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Movie Review : Good Marks--harmon And 'Summer School'

July 22, 1987|KEVIN THOMAS | Times Staff Writer

In the bright and bouncy "Summer School" (citywide), it's countdown time at Oceanfront High. With only seconds to go before the start of summer vacation, gym teacher Freddy Shoop (Mark Harmon) is ready to rush off to Hawaii with a blonde--only to find himself strong-armed into teaching remedial English.

Laid-back Freddy, alas, needs to shape up just as badly as his students, and that's part of the fun of "Summer School." It's no thigh-slapper like the Rodney Dangerfield's "Back to School," but it's exceptionally good-natured and perceptive, and Harmon, in his first starring screen role, is a real charmer. His Freddy wears Hawaiian shirts as well as Tom Selleck does, and Freddy is equally disinclined to take life too seriously. At first he even has the notion that he and the kids can party away the summer.

His students are virtually his counterparts, yet each is so much an individual they all need to be identified and described. There are the irrepressible prankster buddies Chainsaw (Dean Cameron), so nicknamed for his passion for horror flicks, and Dave (Gary Riley); blond surfer Pam (Courtney Thorne Smith), who would love to make waves with the teacher; pretty Denise (Kelly Minter), whose dyslexia has never been diagnosed; nerdy Alan (Richard Steven Horvitz); good-looking Larry (Ken Olandt), whose chronic sleepiness has a surprising cause; lovely foreign student Anna-Maria (Fabiana Udenio), and pregnant, unwed Rhonda (Shawnee Smith), whose plight brings out a sweet protectiveness in a football player (Patrick Labyorteaux).

The course of "Summer School" is easy enough to predict, yet it's not just another routine teen summer movie. What sets it apart from most of its kind is that director Carl Reiner and writer Jeff Franklin (who collaborated on the original story with Stuart Birnbaum and David Dashev) clearly care for these youngsters. "Summer School" is not just one more depiction of teen-agers as all emotion and no thoughts except of sex.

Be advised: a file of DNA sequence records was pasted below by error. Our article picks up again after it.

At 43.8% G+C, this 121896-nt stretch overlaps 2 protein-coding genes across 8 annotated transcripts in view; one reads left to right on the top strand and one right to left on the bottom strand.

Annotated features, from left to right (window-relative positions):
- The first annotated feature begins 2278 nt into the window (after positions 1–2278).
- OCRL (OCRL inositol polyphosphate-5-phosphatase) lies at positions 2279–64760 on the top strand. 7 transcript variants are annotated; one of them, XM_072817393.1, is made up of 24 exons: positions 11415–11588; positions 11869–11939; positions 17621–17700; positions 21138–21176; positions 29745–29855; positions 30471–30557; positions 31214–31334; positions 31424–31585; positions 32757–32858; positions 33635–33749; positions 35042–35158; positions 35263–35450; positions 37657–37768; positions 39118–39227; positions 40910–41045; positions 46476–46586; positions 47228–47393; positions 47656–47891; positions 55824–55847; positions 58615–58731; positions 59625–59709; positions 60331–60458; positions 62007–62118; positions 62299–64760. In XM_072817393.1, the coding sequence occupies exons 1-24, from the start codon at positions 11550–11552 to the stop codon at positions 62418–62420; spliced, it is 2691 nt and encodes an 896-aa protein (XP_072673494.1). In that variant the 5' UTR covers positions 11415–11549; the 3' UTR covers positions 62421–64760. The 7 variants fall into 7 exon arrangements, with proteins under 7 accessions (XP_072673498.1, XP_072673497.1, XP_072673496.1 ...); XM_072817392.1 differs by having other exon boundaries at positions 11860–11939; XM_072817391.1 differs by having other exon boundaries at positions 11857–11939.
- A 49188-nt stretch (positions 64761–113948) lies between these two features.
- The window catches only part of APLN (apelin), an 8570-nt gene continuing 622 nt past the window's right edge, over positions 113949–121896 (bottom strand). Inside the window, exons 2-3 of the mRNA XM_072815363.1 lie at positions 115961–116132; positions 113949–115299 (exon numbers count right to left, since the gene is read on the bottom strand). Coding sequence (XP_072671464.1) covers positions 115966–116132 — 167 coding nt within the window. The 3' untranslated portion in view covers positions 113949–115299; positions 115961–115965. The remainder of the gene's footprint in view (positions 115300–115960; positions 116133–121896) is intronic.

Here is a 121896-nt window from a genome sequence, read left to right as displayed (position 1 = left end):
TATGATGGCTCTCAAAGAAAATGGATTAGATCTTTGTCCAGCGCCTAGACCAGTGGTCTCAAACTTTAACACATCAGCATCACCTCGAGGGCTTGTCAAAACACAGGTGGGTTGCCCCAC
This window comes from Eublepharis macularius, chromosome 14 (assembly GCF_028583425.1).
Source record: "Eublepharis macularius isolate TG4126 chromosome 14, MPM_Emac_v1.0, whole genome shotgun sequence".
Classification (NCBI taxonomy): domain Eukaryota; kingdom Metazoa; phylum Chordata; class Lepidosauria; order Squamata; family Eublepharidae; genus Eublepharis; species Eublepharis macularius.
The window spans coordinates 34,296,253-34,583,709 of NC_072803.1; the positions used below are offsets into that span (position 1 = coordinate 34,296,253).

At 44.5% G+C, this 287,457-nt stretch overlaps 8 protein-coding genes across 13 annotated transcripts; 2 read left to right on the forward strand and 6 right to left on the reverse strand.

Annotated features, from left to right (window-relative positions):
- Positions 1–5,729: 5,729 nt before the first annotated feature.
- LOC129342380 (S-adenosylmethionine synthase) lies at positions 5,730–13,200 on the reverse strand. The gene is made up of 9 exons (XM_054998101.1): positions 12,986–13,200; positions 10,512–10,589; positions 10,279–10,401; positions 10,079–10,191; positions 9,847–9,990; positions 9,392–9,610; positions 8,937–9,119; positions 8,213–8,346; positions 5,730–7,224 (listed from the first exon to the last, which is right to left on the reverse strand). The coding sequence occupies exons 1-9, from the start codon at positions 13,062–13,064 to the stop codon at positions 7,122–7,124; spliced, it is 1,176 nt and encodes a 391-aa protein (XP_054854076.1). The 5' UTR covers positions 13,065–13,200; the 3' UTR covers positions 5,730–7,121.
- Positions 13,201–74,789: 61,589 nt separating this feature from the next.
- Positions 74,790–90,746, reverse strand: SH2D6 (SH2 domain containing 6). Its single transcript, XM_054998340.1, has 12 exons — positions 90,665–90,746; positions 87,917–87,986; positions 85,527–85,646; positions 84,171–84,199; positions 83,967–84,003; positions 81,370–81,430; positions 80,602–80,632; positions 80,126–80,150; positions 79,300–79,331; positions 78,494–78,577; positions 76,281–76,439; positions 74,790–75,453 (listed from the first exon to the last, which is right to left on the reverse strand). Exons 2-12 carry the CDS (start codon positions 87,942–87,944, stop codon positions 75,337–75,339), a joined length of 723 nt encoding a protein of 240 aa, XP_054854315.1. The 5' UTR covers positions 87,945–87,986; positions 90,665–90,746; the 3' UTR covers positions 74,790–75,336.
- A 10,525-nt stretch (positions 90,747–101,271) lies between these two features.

These are all likable, almost unbelievably articulate kids, but, like Freddy, they need to grow up. They need to discover why it's important to have an education and to take responsibility for themselves. As Freddy becomes aware of these things, he realizes that he has a gift for communicating with youngsters in the classroom as well on the football field. Harmon's Freddy is so convincing that there is no reason why the film makers shouldn't have depicted him, if only for a few seconds, teaching the kids how to write a sentence, the parts of speech and how they fit together. Learning, after all, is a pleasure--and if it isn't, you really haven't learned; "Summer School" might have spelled out this truth a bit more clearly.

Reiner, who appears briefly as a teacher with a winning lottery ticket, knows how to keep things flowing gracefully, and "Summer School" certainly looks good. There's much pleasant, easy repartee between Freddy and Kirstie Alley as a witty, gorgeous brunet teacher who knows what being adult is all about. Robin Thomas' prissy, self-absorbed principal is an amusingly perfect example of why kids can be so apathetic about school. "Summer School" (rated PG-13, but plenty of strong language) is full of high spirits, yet with a serious undertow that gives it unexpected substance.

'SUMMER SCHOOL' A Paramount presentation. Executive producer Marc Trabulus. Producers George Shapiro, Howard West. Director Carl Reiner. Screenplay/associate producer Jeff Franklin; from a story by Stuart Birnbaum, David Dashev and Franklin. Camera David M. Walsh. Music Danny Elfman. Production designer David L. Snyder. Film editor Bud Molin. With Mark Harmon, Kirstie Alley, Robin Thomas, Patrick Labyorteaux, Courtney Thorne Smith, Dean Cameron, Gary Riley, Kelly Minter, Ken Olandt, Shawnee Smith, Richard Steven Horvitz, Fabiana Udenio, Frank McCarthy, Tom Troupe, Lucy Lee Flippin, Amy Stock.

Running time: 1 hour, 36 minutes.

MPAA rating: PG-13 (parents are strongly cautioned; some material may be inappropriate for children younger than 13).

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